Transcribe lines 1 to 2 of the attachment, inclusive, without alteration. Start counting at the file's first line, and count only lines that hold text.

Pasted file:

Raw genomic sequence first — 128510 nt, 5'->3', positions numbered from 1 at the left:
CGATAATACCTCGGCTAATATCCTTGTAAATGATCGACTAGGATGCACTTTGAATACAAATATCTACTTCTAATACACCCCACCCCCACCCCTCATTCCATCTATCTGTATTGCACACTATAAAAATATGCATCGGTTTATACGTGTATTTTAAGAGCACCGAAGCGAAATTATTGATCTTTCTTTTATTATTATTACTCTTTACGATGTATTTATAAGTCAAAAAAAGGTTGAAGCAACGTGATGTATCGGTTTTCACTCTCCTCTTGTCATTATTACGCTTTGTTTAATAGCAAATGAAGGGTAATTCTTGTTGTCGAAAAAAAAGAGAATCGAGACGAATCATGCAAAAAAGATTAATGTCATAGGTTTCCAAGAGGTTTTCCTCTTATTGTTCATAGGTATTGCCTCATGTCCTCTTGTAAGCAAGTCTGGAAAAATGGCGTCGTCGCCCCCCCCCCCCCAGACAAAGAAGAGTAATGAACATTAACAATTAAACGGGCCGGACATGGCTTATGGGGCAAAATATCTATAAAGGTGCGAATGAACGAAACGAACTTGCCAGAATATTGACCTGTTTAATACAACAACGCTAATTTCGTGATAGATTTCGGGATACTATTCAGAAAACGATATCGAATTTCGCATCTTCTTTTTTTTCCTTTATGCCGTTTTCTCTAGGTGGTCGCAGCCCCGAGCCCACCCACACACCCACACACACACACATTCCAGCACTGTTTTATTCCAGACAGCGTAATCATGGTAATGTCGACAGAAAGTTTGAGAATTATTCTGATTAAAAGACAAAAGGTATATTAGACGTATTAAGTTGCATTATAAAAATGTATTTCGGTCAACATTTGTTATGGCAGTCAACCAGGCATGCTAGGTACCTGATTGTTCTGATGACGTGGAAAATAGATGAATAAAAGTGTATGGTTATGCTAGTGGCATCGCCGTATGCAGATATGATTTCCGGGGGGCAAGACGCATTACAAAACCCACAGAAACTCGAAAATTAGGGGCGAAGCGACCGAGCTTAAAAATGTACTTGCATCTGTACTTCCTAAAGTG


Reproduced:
Raw genomic sequence first — 128510 nt, 5'->3', positions numbered from 1 at the left:
CGATAATACCTCGGCTAATATCCTTGTAAATGATCGACTAGGATGCACTTTGAATACAAATATCTACTTCTAATACACCCCACCCCCACCCCTCATTCCATCTATCTGTATTGCACACTATAAAAATATGCATCGGTTTATACGTGTATTTTAAGAGCACCGAAGCGAAATTATTGATCTTTCTTTTATTATTATTACTCTTTACGATGTATTTATAAGTCAAAAAAAGGTTGAAGCAACGTGATGTATCGGTTTTCACTCTCCTCTTGTCATTATTACGCTTTGTTTAATAGCAAATGAAGGGTAATTCTTGTTGTCGAAAAAAAAGAGAATCGAGACGAATCATGCAAAAAAGATTAATGTCATAGGTTTCCAAGAGGTTTTCCTCTTATTGTTCATAGGTATTGCCTCATGTCCTCTTGTAAGCAAGTCTGGAAAAATGGCGTCGTCGCCCCCCCCCCCCCAGACAAAGAAGAGTAATGAACATTAACAATTAAACGGGCCGGACATGGCTTATGGGGCAAAATATCTATAAAGGTGCGAATGAACGAAACGAACTTGCCAGAATATTGACCTGTTTAATACAACAACGCTAATTTCGTGATAGATTTCGGGATACTATTCAGAAAACGATATCGAATTTCGCATCTTCTTTTTTTTCCTTTATGCCGTTTTCTCTAGGTGGTCGCAGCCCCGAGCCCACCCACACACCCACACACACACACATTCCAGCACTGTTTTATTCCAGACAGCGTAATCATGGTAATGTCGACAGAAAGTTTGAGAATTATTCTGATTAAAAGACAAAAGGTATATTAGACGTATTAAGTTGCATTATAAAAATGTATTTCGGTCAACATTTGTTATGGCAGTCAACCAGGCATGCTAGGTACCTGATTGTTCTGATGACGTGGAAAATAGATGAATAAAAGTGTATGGTTATGCTAGTGGCATCGCCGTATGCAGATATGATTTCCGGGGGGCAAGACGCATTACAAAACCCACAGAAACTCGAAAATTAGGGGCGAAGCGACCGAGCTTAAAAATGTACTTGCATCTGTACTTCCTAAAGTG